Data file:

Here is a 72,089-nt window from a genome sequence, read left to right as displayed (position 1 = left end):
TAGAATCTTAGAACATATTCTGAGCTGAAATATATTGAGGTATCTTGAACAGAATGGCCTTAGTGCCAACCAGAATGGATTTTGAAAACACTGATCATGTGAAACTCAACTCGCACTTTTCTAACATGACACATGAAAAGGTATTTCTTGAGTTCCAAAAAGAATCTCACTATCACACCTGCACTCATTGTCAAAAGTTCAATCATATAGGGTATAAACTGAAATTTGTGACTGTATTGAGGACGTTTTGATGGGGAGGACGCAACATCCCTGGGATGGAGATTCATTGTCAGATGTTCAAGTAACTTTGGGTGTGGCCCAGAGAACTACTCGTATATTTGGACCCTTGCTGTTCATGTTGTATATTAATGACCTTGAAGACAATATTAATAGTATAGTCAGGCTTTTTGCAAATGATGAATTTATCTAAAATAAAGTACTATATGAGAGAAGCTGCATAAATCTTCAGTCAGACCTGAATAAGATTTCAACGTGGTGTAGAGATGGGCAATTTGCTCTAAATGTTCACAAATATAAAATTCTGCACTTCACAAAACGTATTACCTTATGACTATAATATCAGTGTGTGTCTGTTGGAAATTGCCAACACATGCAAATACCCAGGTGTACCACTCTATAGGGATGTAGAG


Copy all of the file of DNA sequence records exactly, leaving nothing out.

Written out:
Here is a 72,089-nt window from a genome sequence, read left to right as displayed (position 1 = left end):
TAGAATCTTAGAACATATTCTGAGCTGAAATATATTGAGGTATCTTGAACAGAATGGCCTTAGTGCCAACCAGAATGGATTTTGAAAACACTGATCATGTGAAACTCAACTCGCACTTTTCTAACATGACACATGAAAAGGTATTTCTTGAGTTCCAAAAAGAATCTCACTATCACACCTGCACTCATTGTCAAAAGTTCAATCATATAGGGTATAAACTGAAATTTGTGACTGTATTGAGGACGTTTTGATGGGGAGGACGCAACATCCCTGGGATGGAGATTCATTGTCAGATGTTCAAGTAACTTTGGGTGTGGCCCAGAGAACTACTCGTATATTTGGACCCTTGCTGTTCATGTTGTATATTAATGACCTTGAAGACAATATTAATAGTATAGTCAGGCTTTTTGCAAATGATGAATTTATCTAAAATAAAGTACTATATGAGAGAAGCTGCATAAATCTTCAGTCAGACCTGAATAAGATTTCAACGTGGTGTAGAGATGGGCAATTTGCTCTAAATGTTCACAAATATAAAATTCTGCACTTCACAAAACGTATTACCTTATGACTATAATATCAGTGTGTGTCTGTTGGAAATTGCCAACACATGCAAATACCCAGGTGTACCACTCTATAGGGATGTAGAG